Moldauer ahhhhhh. He was going so brilliantly until a major struggle to get up to handstand on his dismount, muscles up there after a while but…not ideal. 13.500. Ouch.

We have a warmup break before Nedoroscik and Walker go. I thought for a second Nedoroscik was up for his routine and was like…why isn’t he trying?

Nedoroscik disaster on one pommel to open. He someone stays on the horse but he was scraping up against it and moving at negative one mile per hour for a while there.

Walker finishes us on horse with a….stay-on – during a Russian travel he was basically scraping the pommels and lost leg form, and then he almost fell into an abyss on his dismount.

Nedoroscik still going 14.450 on horse even though he was moving backwards for a while there is my jam.

Walker finishes with 13.550.

Now to plug in some numbers!

So, your top scoring team based on average scores from nationals and selection would be Malone, Whittenburg, Hong, Walker, and Nedoroscik (assuming that Malone and Whittenburg are locked).

That’s interesting to me because I don’t exactly think of that as the…consistent team, which is what you’re usually supposed to get from average. There are major holes on horse and high bar, of course, but I’m not exactly sold on the hitting ability of that floor rotation. I think Moldauer’s semi-misses on horse and PBars today may have hurt his “I can be a consistent score across many events” argument, but I still think it’s compelling.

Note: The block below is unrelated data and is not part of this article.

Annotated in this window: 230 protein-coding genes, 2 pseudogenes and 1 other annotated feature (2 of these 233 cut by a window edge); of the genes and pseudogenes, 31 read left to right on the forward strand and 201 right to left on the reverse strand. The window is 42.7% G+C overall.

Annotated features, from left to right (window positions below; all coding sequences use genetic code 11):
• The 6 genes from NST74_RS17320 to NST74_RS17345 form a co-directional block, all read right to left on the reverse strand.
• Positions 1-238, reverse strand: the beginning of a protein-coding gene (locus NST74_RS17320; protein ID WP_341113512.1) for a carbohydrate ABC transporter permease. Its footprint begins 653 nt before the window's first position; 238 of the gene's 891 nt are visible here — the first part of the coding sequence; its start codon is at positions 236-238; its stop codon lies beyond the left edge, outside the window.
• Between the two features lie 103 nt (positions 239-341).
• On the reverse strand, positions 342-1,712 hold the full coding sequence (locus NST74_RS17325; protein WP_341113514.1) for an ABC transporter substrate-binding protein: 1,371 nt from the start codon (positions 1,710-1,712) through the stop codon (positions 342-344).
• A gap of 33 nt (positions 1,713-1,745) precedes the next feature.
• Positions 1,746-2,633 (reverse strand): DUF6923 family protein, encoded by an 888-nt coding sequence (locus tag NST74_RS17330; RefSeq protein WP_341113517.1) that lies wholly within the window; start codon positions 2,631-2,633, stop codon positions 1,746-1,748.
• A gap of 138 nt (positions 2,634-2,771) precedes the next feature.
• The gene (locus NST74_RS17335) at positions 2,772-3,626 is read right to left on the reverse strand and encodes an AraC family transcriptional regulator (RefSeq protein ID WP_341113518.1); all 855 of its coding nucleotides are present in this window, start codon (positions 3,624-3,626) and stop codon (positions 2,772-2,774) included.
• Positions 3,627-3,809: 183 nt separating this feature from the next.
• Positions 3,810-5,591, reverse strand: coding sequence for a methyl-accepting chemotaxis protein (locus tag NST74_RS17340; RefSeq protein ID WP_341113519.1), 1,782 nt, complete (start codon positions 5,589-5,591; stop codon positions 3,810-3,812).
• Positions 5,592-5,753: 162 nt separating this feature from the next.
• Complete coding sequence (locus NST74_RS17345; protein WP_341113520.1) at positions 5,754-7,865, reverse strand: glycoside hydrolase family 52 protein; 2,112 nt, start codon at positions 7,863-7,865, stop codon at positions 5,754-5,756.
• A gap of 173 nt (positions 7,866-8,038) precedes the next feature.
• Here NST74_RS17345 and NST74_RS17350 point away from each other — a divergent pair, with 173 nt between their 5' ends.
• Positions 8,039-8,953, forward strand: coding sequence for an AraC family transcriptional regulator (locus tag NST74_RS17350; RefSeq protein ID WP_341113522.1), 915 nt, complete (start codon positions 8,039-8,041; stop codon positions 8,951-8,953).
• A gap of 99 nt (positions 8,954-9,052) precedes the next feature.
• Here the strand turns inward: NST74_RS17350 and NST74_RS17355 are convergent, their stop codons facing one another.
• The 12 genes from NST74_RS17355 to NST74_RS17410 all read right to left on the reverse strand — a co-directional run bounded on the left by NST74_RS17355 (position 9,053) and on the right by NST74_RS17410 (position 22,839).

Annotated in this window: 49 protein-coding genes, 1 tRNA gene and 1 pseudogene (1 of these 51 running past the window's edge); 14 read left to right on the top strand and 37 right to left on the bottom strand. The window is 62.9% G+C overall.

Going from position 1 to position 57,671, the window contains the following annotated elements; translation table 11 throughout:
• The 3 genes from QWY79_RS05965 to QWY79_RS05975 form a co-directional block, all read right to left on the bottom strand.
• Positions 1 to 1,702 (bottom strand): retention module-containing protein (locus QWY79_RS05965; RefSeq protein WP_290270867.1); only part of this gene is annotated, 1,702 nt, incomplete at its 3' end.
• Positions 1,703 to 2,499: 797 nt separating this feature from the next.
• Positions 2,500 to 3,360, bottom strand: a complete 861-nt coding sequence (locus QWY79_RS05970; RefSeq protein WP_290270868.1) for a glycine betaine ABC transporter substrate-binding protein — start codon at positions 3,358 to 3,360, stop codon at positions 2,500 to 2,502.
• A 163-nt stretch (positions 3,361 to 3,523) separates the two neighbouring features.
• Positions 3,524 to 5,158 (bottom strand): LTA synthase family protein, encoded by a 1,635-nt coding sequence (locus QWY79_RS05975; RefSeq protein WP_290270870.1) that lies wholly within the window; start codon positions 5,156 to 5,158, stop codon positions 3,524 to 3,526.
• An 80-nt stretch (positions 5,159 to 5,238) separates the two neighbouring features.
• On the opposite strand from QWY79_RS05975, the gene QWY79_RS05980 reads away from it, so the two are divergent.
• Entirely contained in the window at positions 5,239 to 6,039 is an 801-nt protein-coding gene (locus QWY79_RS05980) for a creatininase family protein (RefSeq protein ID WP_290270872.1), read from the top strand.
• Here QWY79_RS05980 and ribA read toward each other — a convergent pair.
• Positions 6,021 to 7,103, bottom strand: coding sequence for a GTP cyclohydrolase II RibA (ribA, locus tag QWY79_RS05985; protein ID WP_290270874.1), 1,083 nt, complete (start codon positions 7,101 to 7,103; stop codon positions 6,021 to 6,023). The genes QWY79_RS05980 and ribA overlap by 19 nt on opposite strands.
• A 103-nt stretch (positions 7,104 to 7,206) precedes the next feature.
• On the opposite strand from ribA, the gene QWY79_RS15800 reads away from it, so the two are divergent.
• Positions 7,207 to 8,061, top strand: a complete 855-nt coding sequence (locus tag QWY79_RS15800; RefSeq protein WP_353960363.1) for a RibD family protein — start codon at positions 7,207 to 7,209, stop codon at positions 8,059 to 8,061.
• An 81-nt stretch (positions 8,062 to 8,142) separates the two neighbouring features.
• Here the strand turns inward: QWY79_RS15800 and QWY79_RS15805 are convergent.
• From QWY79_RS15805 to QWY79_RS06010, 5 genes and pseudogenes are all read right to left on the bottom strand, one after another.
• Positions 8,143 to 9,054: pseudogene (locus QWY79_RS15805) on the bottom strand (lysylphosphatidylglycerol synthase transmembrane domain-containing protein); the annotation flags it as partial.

When you isolate only the athletes’ best scores across the process, then Moldauer would come into the team, but it would be for Hong, which doesn’t seem the most realistic to me right now.

If you do a hybrid and use only selection camp scores for the athletes who competed today (and then the nationals average for Malone and Whittenburg), then you have Malone, Whittenburg, Hong, Walker, and Wiskus. Which is another thing.

One thought on “US Men’s Worlds Selection — Day 1”

  1. Nedoroscik getting an 8.050 E score from the judges WITH a fall is cutesies.

    USAG might as well go for broke and send him to try to win an individual medal and maybe repeat as champion, it is clear the judges are pushing for that.

    The team has an outside chance for bronze but not sure that will happen as the dude bros are not the masters of consistency.
    They will have serious competition from Turkey and Great Britain. I do think it is Turkey’s bronze medal to lose, which of course they could also do as we saw in Birmingham.
    Switzerland, Taiwan, and Italy (who looked great at Euros) could also be neck and neck with the US,